Despite similarities in their constitutional provisions, the United States and India have their own distinctive jurisprudence on freedom of speech. To add to that, they also differ in what actually includes and is accepted as free speech.

The premier difference among the systems is the extent of the freedom, the US legal system gives the Press absolute freedom whereas in India is more of a right which extends to certain levels and the restrictions are well defined. This difference is attributable to the reasonable restrictions provision and the moral standard of the communities. India has progressed from an authoritarian system of control and is now attempting a legislative model of control, quite similar to that of the United States.

The consequence of the extent of the Freedom in the US constitution is that ideas or expression which may be offensive or hurtful or even racial can be expressed freely. The constitutional guarantee of freedom of expression under the First Amendment then means freedom of expression in the fullest sense.

Whereas the freedom of press in the Indian Constitution is subject to the restrictions stated in Article 19(2). Although the Constitution shows has no special provision to safeguard the rights of the press, the Indian Judiciary has taken up the role and confirmed that the rights of the press are implicit in the guarantee of freedom of speech and expression under Article 19(1)(a) of the Constitution.
In fact, multiple judgments of the Supreme Court of India have struck down laws that abridge the freedom of the press and have echoed the sentiment expressed in the First Amendment of the US constitution.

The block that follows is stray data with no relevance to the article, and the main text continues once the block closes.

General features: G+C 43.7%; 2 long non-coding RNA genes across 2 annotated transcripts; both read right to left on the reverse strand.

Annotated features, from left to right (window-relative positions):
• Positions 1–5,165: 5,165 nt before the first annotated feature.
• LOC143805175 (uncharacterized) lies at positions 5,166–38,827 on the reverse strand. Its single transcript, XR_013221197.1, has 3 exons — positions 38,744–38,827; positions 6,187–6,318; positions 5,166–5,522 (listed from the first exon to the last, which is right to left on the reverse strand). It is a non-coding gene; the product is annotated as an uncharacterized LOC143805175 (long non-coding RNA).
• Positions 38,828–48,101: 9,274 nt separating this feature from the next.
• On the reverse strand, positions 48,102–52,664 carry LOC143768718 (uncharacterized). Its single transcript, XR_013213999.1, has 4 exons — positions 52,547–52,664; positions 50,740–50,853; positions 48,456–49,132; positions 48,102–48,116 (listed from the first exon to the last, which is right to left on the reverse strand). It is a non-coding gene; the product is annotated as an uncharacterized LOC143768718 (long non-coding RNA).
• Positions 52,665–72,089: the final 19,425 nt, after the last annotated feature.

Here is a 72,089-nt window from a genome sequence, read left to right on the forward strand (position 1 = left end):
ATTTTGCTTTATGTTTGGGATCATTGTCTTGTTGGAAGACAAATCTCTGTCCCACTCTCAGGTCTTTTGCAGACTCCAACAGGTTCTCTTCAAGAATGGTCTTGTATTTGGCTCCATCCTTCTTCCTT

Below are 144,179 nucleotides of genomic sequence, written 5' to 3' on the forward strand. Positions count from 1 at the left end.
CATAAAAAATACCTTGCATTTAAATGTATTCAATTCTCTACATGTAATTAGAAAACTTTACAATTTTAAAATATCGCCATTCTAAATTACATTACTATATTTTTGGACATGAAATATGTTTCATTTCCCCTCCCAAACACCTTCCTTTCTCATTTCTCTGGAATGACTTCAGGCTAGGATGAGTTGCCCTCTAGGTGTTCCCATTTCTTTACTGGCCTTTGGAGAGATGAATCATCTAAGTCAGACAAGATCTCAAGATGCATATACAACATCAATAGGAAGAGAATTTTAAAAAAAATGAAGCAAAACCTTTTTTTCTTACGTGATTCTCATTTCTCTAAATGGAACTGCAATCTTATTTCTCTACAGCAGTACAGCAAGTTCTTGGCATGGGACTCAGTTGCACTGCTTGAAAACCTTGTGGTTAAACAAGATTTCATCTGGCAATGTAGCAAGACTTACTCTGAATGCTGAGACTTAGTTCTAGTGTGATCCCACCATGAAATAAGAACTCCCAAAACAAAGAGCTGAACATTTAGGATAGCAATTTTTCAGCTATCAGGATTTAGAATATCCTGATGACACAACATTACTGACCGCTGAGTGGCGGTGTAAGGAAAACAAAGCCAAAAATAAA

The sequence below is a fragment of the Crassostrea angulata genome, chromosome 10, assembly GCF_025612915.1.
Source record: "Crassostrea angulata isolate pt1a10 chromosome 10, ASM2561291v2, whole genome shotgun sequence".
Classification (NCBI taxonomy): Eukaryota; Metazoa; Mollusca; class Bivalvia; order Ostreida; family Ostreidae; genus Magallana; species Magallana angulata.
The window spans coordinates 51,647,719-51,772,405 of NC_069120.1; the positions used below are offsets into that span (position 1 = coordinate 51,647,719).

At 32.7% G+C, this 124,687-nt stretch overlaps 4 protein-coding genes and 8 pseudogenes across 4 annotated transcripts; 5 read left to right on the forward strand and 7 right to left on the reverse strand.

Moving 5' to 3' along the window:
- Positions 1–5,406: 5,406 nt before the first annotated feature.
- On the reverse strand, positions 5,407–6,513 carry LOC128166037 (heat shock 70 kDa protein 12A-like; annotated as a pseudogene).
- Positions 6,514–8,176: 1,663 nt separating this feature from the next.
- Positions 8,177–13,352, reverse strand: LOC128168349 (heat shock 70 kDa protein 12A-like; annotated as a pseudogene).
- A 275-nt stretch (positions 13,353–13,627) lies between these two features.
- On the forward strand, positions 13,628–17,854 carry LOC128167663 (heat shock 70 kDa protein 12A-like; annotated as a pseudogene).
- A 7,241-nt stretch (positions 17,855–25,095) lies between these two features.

In Brij Bhushan vs. State of Delhi (1950) the SC has observed that the fundamental freedom of speech and expression enshrined in our constitution was based on the provisions to the First Amendment of the Constitution of the USA.

Conclusion:
Press is considered the watchdog of democracy. The Two big democracies of world have remarkably protected this right.

As far as India is concerned, this important right is mentioned in Article 19(1) (a), which falls in fundamental right category. Indian courts have always placed a broad interpretation on the value and content of Article 19(1) (a), making it subjective only to the restrictions permissible under Article 19(2).

The United States has a complex First Amendment jurisprudence that varies the protection offered free speech according to form. Similarly, India developed its own free speech jurisprudence that applies a reasonable restrictions test based on eight mentioned restrictions.

The real difference in freedom of speech enjoyed in the United States and India is a question of degree. This difference in degree is attributable to the reasonable restrictions provision and the moral standard of the communities.